In cartoons, anime, and comic book series, the lucky character trope is one of the most widely used. Lucky characters find themselves escaping from ridiculous situations or having immense good fortune, whether that be coming into some money or just gaining an advantage over their foes.
While some characters just seem to have good things happen to them, the good luck experienced by other characters can be a core part of their personality. Some characters can manipulate luck, affecting their own fortunes or those of others, and it makes for some of the most interesting viewing (or reading) available.
How Luck is Featured in Comics, Cartoons, and Anime
Comics, cartoons, and anime all feature the lucky character trope in some capacity. We tend to see it often in media that involves games and gambling, but also more generally when characters are put in difficult situations and inexplicably come out on top.
One such famous lucky character is Gladstone Gander, the incredibly lucky relative of the elderly comic book character Scrooge McDuck as well as Donald Duck. Gladstone, who has appeared in the comics as well as the hugely popular DuckTales TV show, according to The AV Club, is lucky with both money as well as his ability to avoid danger. Since the character was introduced in 1948, readers and viewers have seen the character find cash and wallets on sidewalks and locate treasure maps. However, the character is interested in very little other than making money, and he doesn’t have any notable achievements, making him the character that viewers and readers love to hate.
In other media, such as the Akagi anime and manga series, luck is explicitly used for comedic and dramatic effect. Akagi becomes a master mahjong player by accident, winning a yakuza-run game of mahjong without knowing the rules of the game. Akagi manages to impress the shady figures and becomes a legend, but the comedy of watching the character defeat professional mahjong players and worry about getting found out is brilliant to watch.
Luck is also used in comics, working together with superpowers to make for some action-packed scenes. Longshot, who is written by Klarion’s Ann Nocenti and is a fan favorite X-Men character, according to Comics Alliance, has extremely strong luck. The character’s luck powers can only be used for good, however, so Longshot can’t use it for selfish purposes. This is totally unlike Roulette of the Hellions from the New Mutants line of comics. Roulette is able to create luck-affecting discs of energy (good or bad luck), which she has used against the X-Men.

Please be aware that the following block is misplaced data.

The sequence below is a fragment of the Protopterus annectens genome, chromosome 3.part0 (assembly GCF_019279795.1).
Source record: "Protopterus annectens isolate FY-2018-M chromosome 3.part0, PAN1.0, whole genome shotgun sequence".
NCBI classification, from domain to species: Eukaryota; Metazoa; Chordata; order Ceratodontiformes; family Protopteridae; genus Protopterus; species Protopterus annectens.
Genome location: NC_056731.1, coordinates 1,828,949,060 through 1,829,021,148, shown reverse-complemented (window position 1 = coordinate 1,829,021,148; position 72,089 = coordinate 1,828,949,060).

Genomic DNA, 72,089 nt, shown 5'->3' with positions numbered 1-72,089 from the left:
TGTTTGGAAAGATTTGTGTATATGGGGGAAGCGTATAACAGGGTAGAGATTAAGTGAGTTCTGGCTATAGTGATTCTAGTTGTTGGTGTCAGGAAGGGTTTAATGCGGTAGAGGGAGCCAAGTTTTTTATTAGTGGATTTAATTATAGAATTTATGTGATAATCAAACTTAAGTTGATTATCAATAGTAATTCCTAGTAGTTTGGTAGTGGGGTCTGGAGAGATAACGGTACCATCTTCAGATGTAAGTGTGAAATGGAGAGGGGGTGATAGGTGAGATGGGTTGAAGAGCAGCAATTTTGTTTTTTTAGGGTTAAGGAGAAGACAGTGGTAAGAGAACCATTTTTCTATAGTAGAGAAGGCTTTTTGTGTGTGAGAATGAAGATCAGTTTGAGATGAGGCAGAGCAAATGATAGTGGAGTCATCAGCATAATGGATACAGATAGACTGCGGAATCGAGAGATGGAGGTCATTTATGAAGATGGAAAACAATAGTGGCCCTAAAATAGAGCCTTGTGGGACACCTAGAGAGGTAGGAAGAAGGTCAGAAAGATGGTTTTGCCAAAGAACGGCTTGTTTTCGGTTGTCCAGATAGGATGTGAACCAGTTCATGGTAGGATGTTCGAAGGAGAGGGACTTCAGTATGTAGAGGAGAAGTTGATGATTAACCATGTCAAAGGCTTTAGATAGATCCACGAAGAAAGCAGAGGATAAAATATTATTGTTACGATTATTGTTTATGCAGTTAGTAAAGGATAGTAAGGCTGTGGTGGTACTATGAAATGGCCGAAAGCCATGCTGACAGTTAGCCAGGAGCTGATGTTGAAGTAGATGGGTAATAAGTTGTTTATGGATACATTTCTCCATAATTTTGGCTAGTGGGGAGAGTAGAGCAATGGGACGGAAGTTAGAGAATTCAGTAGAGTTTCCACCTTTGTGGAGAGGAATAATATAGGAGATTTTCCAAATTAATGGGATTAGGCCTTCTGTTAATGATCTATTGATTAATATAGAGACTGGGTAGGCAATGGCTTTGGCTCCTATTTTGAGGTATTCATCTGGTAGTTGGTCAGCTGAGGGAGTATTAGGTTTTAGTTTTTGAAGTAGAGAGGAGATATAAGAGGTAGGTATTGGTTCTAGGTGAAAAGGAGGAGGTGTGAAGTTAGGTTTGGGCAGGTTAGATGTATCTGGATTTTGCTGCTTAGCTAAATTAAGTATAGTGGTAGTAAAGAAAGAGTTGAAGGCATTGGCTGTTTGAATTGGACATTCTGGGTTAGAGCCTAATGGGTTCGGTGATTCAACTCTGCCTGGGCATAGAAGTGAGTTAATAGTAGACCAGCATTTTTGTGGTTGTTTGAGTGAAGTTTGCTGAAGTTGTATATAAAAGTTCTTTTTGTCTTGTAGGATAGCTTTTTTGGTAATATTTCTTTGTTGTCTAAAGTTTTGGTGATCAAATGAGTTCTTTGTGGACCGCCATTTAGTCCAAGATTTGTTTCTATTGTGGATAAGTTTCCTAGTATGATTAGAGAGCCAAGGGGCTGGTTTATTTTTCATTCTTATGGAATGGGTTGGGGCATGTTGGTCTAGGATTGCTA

Are These Characters Lucky, Or Do They Make Their Own Luck?
Some would argue that these characters aren’t lucky but instead make their own luck. That’s literally the case for Roulette, whose luck discs affect the probability field of the victim. While the probability does boil down to luck, it really only makes it more (or less) likely that something is going to happen. Kotaku discusses the 27-year run of the Akagi manga and how readers have enjoyed watching the character get himself out of situations with his luck for mahjong. However, at least part of Akagi’s luck for the game comes from gambling intuition.
This is one reason why comics, anime, and cartoons with elements of luck are so interesting to watch. Viewers and readers of these types of media have unspoken perceptions about luck and whether it’s good fortune or a combination of experience and training, so it’s hugely entertaining to watch that play out on screen. It also keeps players on the edge of their seats as they wonder if or when their favorite character’s luck is going to run out.
The question of whether outcomes are dependent on probability or luck is ever present in people’s daily lives. In video games, people buy loot boxes (crates containing items) and often consider getting good items as being down to luck instead of probability. Players may also consider getting a headshot in a first-person shooter game as being completely down to luck, while other players are more calculated and see their performance as a direct result of their skill. Gambling is another such example, where those hoping to win while playing Betway online blackjack and other forms of card-based casino games consider luck to only play a small role, as having a strong blackjack strategy can help you gauge probability while playing. If you enter a game of online blackjack with an idea of when to split your cards (turn one hand into two separate hands) and when to ask for another card, you’ll be better positioned to win. People aren’t always this rational and often put more stock in luck, carrying lucky charms with them to major exams and not thinking about the study and preparation they’ve done that affects the probability of getting a good grade.
When a character has bad luck, it can feel relatable and make them the underdog who viewers or readers root for. When a character has good luck, they become a welcome antagonist, and fans want to see their luck turn. There are so many possibilities with the trope, and this explains why, across anime, cartoons, and comics, we see lucky characters show up so frequently.